THE BOARD OF DIRECTORS RECOMMENDS A VOTE
FOR THE ELECTION OF EACH OF
LYNDON R. RIVE AND JOHN H.N. FISHER.

 

 

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Information Regarding the Board of Directors and Director Nominees

The names of the proposed director nominees and each continuing member of the board of directors, their respective ages, their positions with SolarCity and other biographical information as of April 21, 2016, are set forth below. Messrs. Lyndon R. Rive and Peter J. Rive are brothers and each is a cousin of Mr. Musk. Apart from these relationships, there are no family relationships among any of our directors or executive officers.

 

 

 

 

 

 

 

 

 

 

 

 

 

Current

 

 

 

 

 

 

 

 

 

 

Director

 

Term

Nominees

 

Class

 

Age

 

 

Position with SolarCity

 

Since

 

Expires

Lyndon R. Rive

 

I

 

 

39

 

 

Co-Founder, Chief Executive Officer and Director

 

2006

 

2016

John H.N. Fisher (2)(3)(6)

 

I

 

 

57

 

 

Director

 

2007

 

2016

 

 

 

 

 

 

 

 

 

 

 

 

 

Continuing Directors

 

 

 

 

 

 

 

 

 

 

 

 

Antonio J. Gracias

 

II

 

 

45

 

 

Director

 

2012

 

2017

Nancy E. Pfund (2)(4)(5)

 

II

 

 

60

 

 

Director

 

2007

 

2017

Peter J. Rive

 

II

 

 

42

 

 

Co-Founder, Chief Technology Officer and Director

 

2006

 

2017

Donald R. Kendall, Jr. (1)(4)

 

III

 

 

63

 

 

Director

 

2012

 

2018

Elon Musk

 

III

 

 

44

 

 

Chairman of the Board

 

2006

 

2018

Jeffrey B. Straubel (6)

 

III

 

 

40

 

 

Director

 

2006

 

2018

 

(1)

Chairperson of the audit committee

(2)

Member of the audit committee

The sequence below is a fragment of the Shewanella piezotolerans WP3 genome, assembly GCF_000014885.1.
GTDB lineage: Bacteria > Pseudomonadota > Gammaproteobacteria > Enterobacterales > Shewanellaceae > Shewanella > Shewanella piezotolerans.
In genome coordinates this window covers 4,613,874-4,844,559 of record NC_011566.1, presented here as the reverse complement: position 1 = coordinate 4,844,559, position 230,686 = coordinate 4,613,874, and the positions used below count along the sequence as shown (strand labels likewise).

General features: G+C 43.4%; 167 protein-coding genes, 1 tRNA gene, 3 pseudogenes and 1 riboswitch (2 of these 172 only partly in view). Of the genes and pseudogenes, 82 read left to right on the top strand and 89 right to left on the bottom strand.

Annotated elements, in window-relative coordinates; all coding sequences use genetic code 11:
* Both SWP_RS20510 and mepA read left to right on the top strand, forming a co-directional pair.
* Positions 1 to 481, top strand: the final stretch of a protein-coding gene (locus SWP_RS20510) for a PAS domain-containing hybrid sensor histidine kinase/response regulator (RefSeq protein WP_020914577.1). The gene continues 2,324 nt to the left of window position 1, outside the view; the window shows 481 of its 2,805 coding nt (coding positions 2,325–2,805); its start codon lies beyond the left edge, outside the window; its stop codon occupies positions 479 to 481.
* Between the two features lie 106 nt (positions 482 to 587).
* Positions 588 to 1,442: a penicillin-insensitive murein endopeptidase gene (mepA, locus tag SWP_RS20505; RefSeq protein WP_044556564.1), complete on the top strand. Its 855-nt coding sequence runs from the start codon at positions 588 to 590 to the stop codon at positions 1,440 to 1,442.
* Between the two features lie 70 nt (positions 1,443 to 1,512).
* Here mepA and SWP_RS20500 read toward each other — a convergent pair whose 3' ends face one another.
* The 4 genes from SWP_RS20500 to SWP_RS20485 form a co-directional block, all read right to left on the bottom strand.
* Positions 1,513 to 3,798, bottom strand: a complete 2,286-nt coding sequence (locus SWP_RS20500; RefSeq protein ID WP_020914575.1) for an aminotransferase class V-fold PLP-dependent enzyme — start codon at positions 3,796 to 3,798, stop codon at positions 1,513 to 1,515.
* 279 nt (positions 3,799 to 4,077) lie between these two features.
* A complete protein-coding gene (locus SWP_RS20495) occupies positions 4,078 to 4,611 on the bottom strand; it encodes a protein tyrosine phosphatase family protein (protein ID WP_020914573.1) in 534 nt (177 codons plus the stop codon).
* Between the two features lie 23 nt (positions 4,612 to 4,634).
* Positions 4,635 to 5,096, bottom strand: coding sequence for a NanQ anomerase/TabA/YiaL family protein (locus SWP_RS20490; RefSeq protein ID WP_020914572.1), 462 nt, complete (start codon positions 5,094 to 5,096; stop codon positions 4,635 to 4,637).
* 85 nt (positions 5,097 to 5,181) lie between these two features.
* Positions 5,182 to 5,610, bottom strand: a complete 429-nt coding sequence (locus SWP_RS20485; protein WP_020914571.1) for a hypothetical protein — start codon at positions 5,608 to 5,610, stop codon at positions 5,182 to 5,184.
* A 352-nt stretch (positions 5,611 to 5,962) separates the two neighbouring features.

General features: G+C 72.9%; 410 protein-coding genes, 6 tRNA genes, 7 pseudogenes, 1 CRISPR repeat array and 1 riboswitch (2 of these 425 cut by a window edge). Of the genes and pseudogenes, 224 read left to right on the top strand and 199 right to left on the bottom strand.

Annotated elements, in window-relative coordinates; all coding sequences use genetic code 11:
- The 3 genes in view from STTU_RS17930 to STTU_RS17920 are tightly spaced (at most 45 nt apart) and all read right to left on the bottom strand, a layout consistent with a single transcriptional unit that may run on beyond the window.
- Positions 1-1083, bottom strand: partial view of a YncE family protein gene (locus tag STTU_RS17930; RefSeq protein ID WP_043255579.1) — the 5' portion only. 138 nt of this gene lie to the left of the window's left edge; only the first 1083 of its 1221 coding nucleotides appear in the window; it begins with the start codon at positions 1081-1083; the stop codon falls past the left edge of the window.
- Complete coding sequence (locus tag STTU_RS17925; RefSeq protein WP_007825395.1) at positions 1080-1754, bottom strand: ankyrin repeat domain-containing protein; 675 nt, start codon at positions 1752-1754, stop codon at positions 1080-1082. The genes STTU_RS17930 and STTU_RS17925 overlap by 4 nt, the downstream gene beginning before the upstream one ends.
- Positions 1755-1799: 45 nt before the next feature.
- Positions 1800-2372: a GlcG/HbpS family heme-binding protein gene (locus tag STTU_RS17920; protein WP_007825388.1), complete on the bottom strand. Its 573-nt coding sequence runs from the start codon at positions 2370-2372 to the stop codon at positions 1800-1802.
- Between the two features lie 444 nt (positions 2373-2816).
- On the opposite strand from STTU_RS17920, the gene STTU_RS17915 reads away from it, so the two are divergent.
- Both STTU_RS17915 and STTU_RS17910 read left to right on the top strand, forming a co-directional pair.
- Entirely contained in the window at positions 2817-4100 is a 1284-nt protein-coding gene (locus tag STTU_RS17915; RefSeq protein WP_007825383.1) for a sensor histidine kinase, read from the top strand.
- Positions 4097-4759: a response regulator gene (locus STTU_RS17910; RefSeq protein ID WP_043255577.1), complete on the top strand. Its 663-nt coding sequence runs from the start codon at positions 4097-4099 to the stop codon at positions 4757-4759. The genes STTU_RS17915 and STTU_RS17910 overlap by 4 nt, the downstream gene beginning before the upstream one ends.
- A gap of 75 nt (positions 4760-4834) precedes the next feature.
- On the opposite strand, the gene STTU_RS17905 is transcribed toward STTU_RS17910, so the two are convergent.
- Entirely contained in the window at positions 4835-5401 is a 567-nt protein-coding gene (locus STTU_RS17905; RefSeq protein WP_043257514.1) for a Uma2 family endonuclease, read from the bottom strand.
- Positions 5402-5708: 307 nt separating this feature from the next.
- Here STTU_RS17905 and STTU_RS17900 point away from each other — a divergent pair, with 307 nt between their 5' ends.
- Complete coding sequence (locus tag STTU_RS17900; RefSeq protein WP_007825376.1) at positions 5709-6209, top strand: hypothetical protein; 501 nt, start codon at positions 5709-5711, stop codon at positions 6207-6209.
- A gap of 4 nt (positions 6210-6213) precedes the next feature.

(3)

Chairperson of the compensation committee

(4)

Member of the compensation committee

(5)

Chairperson of the nominating and corporate governance committee

(6)

Member of the nominating and corporate governance committee

Nominees for Director

Lyndon R. Rive, one of our founders, has served as our Chief Executive Officer and a member of our board of directors since July 2006. Prior to co-founding SolarCity, from October 1999 to July 2006, Mr. Rive co-founded and served as vice president and a member of the board of directors of Everdream Corporation, a leading provider of distributed computer management software and services acquired by Dell Inc. in 2007. Prior to this, Mr. Rive founded LRS, a distributor of health products in South Africa. Mr. Rive was selected to serve on our board of directors due to his perspective and experience as one of our founders and as our Chief Executive Officer, as well as his extensive background in the solar industry.

John H.N. Fisher has served as a member of our board of directors since August 2007. Mr. Fisher serves as the chairperson of our compensation committee and is also a member of our audit committee and our nominating and corporate governance committee. Mr. Fisher has served as a managing director of Draper Fisher Jurvetson (“DFJ”), a venture capital firm, for over two decades. Mr. Fisher serves on the board of directors of DFJ ePlanet Ventures and on the Investment Committees of DFJ Growth Fund and DFJ New England. Mr. Fisher previously held positions at ABS Ventures, Alex. Brown & Sons Inc., and Bank of America Corporation. Mr. Fisher serves as a Trustee of the California Academy of Sciences and serves on the board of directors of Common Sense Media. Mr. Fisher holds an A.B. degree from Harvard College and a M.B.A. from Harvard Business School. We believe Mr. Fisher possesses specific attributes that qualify him to serve as a member of our board of directors, including his management experience with a nationally recognized venture capital firm and his extensive experience as a venture capital investor and as a board member.